Nouveau Flamenco creator goes wide-screen on The Scent of Light
Ottmar Liebert would be the last person to call his music straight-up flamenco. His rhythmic strumming interspersed with intricate finger picking and Spanish rhythms comes from that tradition, but Liebert’s approach is more languid and less florid than most flamenco players. That’s one reason why he called his debut album, Nouveau Flamenco when he burst on the scene in 1990. It conjures up the southwestern desert landscapes of his home in Sante Fe more than sensual Spanish dancers.
Liebert has taken an introspective and experimental path that flies in the face of music purity and even fans’ expectations. He’s recorded an album of classical music with orchestra, Leaning Into the Night, that featured original tunes and compositions by Ravel, Satie and Puccini. That CD was something of an about face from his 1990’s love affair with electronics. He got the remix treatment on Euphoria, where Steve Hillage, Steve Be Zet and Aki Nawaz brought electronic beats to his music. That was followed up by his psychedelic epic, a double CD called Opium that was a Nouveau Ambient Flamenco journey.
The ambient influence has remained a subtle force in Ottmar Liebert’s music. He uses electronics to gently shape the acoustic space around his guitar and band, Luna Negra. That’s evident on his new CD, The Scent of Light.
The music on The Scent of Light builds slowly, each piece carving out a contemplative space until before you know it, the dynamic has completely changed. A centerpiece of the album is “Silence, No More Longing.” It’s an 11 minute excursion that builds from solo guitar, to multi-tracked guitars adding ambient electronics, bass, percussion, and finally unleashing a quiet electric storm from guitarist Stephen Duros.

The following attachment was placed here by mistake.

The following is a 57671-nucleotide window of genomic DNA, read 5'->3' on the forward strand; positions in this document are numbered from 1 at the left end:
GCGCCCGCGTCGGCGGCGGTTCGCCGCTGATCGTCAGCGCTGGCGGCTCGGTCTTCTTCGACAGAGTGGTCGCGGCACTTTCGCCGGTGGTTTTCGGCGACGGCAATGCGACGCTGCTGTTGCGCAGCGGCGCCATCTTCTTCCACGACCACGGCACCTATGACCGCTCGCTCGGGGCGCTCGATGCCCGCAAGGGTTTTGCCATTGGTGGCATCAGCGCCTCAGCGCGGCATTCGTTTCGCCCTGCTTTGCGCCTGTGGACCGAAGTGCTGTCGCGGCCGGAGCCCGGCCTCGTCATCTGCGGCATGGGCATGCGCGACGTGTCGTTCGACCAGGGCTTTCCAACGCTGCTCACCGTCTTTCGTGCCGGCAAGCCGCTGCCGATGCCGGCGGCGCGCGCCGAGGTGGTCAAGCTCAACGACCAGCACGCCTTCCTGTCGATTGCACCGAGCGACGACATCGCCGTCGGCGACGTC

In many ways, The Scent of Light is a direct descendent of his 1993 CD, The Hours Between Night and Day. Like that album, many of the songs here are inspired by Liebert’s travels, and he went beyond his standard ensemble line-up for more lush, evocative arrangements full of ambient shadows and environmental sounds.
The Scent of Light is full of subtle, but unexpected touches. There’s the reverse percussion echoes on “Firelight,” the call and response guitars of “The River: Writing in Water,” and the tamboura drone and tabla that comes in through “Candlelight.” The mellotron flutes and reverse guitar bring “Moonlight” to a haunting close as it dissolves dissolving into birds and wind. Liebert takes you from a world of interior ruminations to exterior vistas.
Ottmar Liebert is calling The Scent of Light his best album ever. I’ll need more time for that kind of assessment, but it’s certainly one of his best. It’s our Echoes CD of the Month for August. We’ll be featuring it in a special show on Monday, August 4. Check www.echoes.org for for more information. A separate review of The Scent of Light will be live on the site shortly.
John Diliberto, July 30, 2008 (((echoes)))